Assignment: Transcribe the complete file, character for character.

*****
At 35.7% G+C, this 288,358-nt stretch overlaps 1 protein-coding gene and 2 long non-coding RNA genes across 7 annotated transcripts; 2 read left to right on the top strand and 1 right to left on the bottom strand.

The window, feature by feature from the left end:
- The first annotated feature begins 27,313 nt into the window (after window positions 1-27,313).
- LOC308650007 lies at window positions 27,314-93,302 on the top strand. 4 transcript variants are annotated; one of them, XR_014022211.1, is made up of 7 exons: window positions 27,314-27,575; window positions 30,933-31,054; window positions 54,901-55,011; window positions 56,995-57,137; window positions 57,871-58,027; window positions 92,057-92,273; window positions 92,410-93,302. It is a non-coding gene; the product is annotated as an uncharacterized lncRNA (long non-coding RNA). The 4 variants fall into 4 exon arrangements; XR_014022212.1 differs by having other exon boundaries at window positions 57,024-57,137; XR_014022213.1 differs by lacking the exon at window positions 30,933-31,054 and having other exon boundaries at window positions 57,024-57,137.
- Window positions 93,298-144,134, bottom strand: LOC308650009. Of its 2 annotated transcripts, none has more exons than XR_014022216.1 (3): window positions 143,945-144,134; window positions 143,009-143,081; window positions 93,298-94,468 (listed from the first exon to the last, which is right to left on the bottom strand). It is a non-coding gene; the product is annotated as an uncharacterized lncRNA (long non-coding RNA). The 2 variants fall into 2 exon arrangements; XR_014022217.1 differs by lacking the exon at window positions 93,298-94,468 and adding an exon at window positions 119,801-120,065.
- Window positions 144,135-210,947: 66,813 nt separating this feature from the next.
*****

At 35.7% G+C, this 288,358-nt stretch overlaps 1 protein-coding gene and 2 long non-coding RNA genes across 7 annotated transcripts; 2 read left to right on the top strand and 1 right to left on the bottom strand.

The window, feature by feature from the left end:
- The first annotated feature begins 27,313 nt into the window (after window positions 1-27,313).
- LOC308650007 lies at window positions 27,314-93,302 on the top strand. 4 transcript variants are annotated; one of them, XR_014022211.1, is made up of 7 exons: window positions 27,314-27,575; window positions 30,933-31,054; window positions 54,901-55,011; window positions 56,995-57,137; window positions 57,871-58,027; window positions 92,057-92,273; window positions 92,410-93,302. It is a non-coding gene; the product is annotated as an uncharacterized lncRNA (long non-coding RNA). The 4 variants fall into 4 exon arrangements; XR_014022212.1 differs by having other exon boundaries at window positions 57,024-57,137; XR_014022213.1 differs by lacking the exon at window positions 30,933-31,054 and having other exon boundaries at window positions 57,024-57,137.
- Window positions 93,298-144,134, bottom strand: LOC308650009. Of its 2 annotated transcripts, none has more exons than XR_014022216.1 (3): window positions 143,945-144,134; window positions 143,009-143,081; window positions 93,298-94,468 (listed from the first exon to the last, which is right to left on the bottom strand). It is a non-coding gene; the product is annotated as an uncharacterized lncRNA (long non-coding RNA). The 2 variants fall into 2 exon arrangements; XR_014022217.1 differs by lacking the exon at window positions 93,298-94,468 and adding an exon at window positions 119,801-120,065.
- Window positions 144,135-210,947: 66,813 nt separating this feature from the next.